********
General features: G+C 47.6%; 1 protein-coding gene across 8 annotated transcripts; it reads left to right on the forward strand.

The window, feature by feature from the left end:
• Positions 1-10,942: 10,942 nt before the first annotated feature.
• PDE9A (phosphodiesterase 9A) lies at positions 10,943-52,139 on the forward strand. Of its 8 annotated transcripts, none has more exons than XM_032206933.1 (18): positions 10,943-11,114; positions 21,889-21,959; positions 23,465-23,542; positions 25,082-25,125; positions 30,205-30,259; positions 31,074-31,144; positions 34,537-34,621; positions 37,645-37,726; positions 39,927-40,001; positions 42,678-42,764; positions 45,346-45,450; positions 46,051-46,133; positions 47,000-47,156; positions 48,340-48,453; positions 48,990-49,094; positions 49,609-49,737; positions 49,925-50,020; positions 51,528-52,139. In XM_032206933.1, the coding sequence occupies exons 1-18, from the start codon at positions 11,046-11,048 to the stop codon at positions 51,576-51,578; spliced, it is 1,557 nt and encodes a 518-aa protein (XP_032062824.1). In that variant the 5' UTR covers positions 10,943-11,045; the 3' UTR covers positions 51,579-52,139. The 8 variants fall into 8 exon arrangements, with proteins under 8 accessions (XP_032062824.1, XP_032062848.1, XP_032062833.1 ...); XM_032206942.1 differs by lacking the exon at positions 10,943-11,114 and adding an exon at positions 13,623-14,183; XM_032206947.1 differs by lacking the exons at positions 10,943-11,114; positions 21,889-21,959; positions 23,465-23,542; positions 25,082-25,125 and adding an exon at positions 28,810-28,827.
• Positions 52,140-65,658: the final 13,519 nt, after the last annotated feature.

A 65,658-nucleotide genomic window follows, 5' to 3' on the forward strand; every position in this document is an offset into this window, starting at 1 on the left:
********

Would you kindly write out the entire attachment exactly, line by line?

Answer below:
General features: G+C 47.6%; 1 protein-coding gene across 8 annotated transcripts; it reads left to right on the forward strand.

The window, feature by feature from the left end:
• Positions 1-10,942: 10,942 nt before the first annotated feature.
• PDE9A (phosphodiesterase 9A) lies at positions 10,943-52,139 on the forward strand. Of its 8 annotated transcripts, none has more exons than XM_032206933.1 (18): positions 10,943-11,114; positions 21,889-21,959; positions 23,465-23,542; positions 25,082-25,125; positions 30,205-30,259; positions 31,074-31,144; positions 34,537-34,621; positions 37,645-37,726; positions 39,927-40,001; positions 42,678-42,764; positions 45,346-45,450; positions 46,051-46,133; positions 47,000-47,156; positions 48,340-48,453; positions 48,990-49,094; positions 49,609-49,737; positions 49,925-50,020; positions 51,528-52,139. In XM_032206933.1, the coding sequence occupies exons 1-18, from the start codon at positions 11,046-11,048 to the stop codon at positions 51,576-51,578; spliced, it is 1,557 nt and encodes a 518-aa protein (XP_032062824.1). In that variant the 5' UTR covers positions 10,943-11,045; the 3' UTR covers positions 51,579-52,139. The 8 variants fall into 8 exon arrangements, with proteins under 8 accessions (XP_032062824.1, XP_032062848.1, XP_032062833.1 ...); XM_032206942.1 differs by lacking the exon at positions 10,943-11,114 and adding an exon at positions 13,623-14,183; XM_032206947.1 differs by lacking the exons at positions 10,943-11,114; positions 21,889-21,959; positions 23,465-23,542; positions 25,082-25,125 and adding an exon at positions 28,810-28,827.
• Positions 52,140-65,658: the final 13,519 nt, after the last annotated feature.

A 65,658-nucleotide genomic window follows, 5' to 3' on the forward strand; every position in this document is an offset into this window, starting at 1 on the left: